Belfast by blimp: Airship service to offer eco-friendly five-hour flights from Liverpool

Airships for European city hops could cut flying’s carbon dioxide emissions by 90%

Hybrid Air Vehicles hopes to produce 12 of its Airlander 10 airships a year by 2025, each capable of carrying 100 people on short-haul flights. Photograph: Hybrid Air Vehicles

Hybrid Air Vehicles hopes to produce 12 of its Airlander 10 airships a year by 2025, each capable of carrying 100 people on short-haul flights. Photograph: Hybrid Air Vehicles

 

For those fancying a trip from Belfast to Liverpool or Barcelona to the Balearic Islands but concerned about the carbon footprint of aeroplane travel, a small UK company is promising a surprising solution: commercial airships.

Hybrid Air Vehicles, or HAV, which has developed a new environmentally friendly airship 84 years after the Hindenburg disaster, has today named a string of routes it hopes to serve from 2025.

The routes for the 100-passenger Airlander 10 airship include Barcelona to Palma de Mallorca in 4½ hours. The company says the journey would take roughly the same time as aeroplane travel once getting to and from the airport was taken into account, but would generate a much smaller carbon footprint. HAV says the CO2 footprint per passenger on its airship would be about 4.5kg, compared with about 53kg via jet plane.

This isn’t a luxury product. It’s a practical solution to challenges posed by the climate crisis

Belfast to Liverpool would take just over 5¼ hours; other routes planned include Oslo to Stockholm, in 6½ hours; and Seattle to Vancouver, in just over 4 hours.

HAV, which has in the past attracted funding from Peter Hambro, a founder of the Russian gold-miner Petropavlovsk, and the Iron Maiden frontman Bruce Dickinson, says its aircraft are “ideally suited to intercity mobility applications like Liverpool to Belfast and Seattle to Vancouver, which Airlander can service with a tiny fraction of the emissions of current air options”.

Tom Grundy, HAV’s chief executive, who compares the Airlander to a “fast ferry”, says: “This isn’t a luxury product. It’s a practical solution to challenges posed by the climate crisis.”

He says that 47 per cent of regional aeroplane flights connect cities that are less than 370km apart, and emit a huge about of carbon dioxide doing so.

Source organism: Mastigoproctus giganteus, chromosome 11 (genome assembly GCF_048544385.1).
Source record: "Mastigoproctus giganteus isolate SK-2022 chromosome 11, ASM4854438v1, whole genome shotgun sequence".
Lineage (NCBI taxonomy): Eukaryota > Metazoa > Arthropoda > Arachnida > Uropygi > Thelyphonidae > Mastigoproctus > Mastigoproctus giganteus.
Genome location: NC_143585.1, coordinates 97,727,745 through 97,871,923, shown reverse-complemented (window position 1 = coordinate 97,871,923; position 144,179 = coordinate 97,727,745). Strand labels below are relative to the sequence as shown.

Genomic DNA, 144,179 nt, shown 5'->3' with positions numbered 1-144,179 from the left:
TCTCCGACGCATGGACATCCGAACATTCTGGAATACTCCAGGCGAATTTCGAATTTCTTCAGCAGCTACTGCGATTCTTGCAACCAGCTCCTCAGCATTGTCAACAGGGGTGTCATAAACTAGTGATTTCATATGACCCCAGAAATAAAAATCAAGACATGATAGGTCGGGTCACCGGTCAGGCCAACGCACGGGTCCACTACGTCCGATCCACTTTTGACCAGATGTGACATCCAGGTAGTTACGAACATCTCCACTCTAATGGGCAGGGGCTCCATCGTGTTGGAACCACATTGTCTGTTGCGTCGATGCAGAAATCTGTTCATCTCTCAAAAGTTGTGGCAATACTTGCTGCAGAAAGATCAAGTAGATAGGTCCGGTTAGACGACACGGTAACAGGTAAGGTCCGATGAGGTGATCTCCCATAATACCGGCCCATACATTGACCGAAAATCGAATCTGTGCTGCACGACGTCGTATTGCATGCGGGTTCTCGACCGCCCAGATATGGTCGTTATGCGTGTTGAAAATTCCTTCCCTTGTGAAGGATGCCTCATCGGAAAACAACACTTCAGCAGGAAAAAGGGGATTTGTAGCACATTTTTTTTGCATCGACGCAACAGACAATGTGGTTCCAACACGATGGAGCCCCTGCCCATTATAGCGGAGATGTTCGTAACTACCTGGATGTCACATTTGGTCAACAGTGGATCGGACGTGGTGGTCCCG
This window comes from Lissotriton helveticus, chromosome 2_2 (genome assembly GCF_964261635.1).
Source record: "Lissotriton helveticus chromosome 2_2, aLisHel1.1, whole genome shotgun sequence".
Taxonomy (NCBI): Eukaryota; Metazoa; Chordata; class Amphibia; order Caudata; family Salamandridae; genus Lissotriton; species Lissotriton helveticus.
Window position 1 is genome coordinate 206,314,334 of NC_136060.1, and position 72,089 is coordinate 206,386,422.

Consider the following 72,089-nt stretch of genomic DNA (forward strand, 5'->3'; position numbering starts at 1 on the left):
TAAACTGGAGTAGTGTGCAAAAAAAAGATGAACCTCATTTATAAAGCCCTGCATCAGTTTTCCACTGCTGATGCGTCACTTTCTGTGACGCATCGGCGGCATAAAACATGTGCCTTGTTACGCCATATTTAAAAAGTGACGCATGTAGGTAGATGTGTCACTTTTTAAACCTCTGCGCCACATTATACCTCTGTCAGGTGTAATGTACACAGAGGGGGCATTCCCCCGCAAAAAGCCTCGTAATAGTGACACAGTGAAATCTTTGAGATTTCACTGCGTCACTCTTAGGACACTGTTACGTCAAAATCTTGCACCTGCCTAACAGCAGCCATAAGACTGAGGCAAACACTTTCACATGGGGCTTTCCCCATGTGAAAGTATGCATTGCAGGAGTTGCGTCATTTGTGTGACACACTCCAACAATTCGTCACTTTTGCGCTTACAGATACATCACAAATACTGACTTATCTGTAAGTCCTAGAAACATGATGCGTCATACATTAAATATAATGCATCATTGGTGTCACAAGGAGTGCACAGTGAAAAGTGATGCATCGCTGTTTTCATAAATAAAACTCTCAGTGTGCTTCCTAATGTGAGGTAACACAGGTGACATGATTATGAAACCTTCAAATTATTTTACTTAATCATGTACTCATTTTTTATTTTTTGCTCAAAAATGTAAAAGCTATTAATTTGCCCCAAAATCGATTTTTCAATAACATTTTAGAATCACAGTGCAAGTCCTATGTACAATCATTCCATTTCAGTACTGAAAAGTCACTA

“We’ve got aircraft designed to travel very long distances going very short distances, when there is actually a better solution,” Grundy says. “How much longer will we expect to have the luxury of travelling these short distances with such a big carbon footprint?”

Grundy says the hybrid-electric Airlander 10 could make the same connections with 10 per cent of the carbon footprint from 2025, and with even smaller emissions in the future, when the airships are expected to be all-electric powered.

“It’s an early and quick win for the climate,” he says. “Especially when you use this to get over an obstacle like water or hills.”

HAV claims independent estimates put the value of the airship market at $50 billion over the next 20 years

HAV says it is talking to airlines about operating the routes, and expects to announce partnerships and airline customers in the next few months. The company has already signed a deal to deliver an airship to the luxury Swedish travel firm OceanSky Cruises, which has said it intends to use the craft to offer “experiential travel” over the North Pole with the Arctic explorer Robert Swan.

HAV’s aircraft was originally designed as a surveillance vehicle for intelligence missions in Afghanistan. HAV claims independent estimates put the value of the airship market at $50 billion (€40.9 billion) over the next 20 years. It aims to sell 265 of its Airlander craft over that period.

The €30 million Airlander 10 prototype undertook six test flights, some of which ended badly. It crashed in 2016 on its second test flight, after a successful 30-minute maiden trip. HAV tweeted at the time: “Airlander sustained damage on landing during today’s flight. No damage was sustained mid-air or as a result of a telegraph pole as reported.”

The aircraft, which can take off and land from almost any flat surface, reached heights of 7,000ft (2,100m) and speeds of up to 50 knots, or about 90kmph, during its final tests. The company has had UK government backing and grants from the European Union. – Guardian

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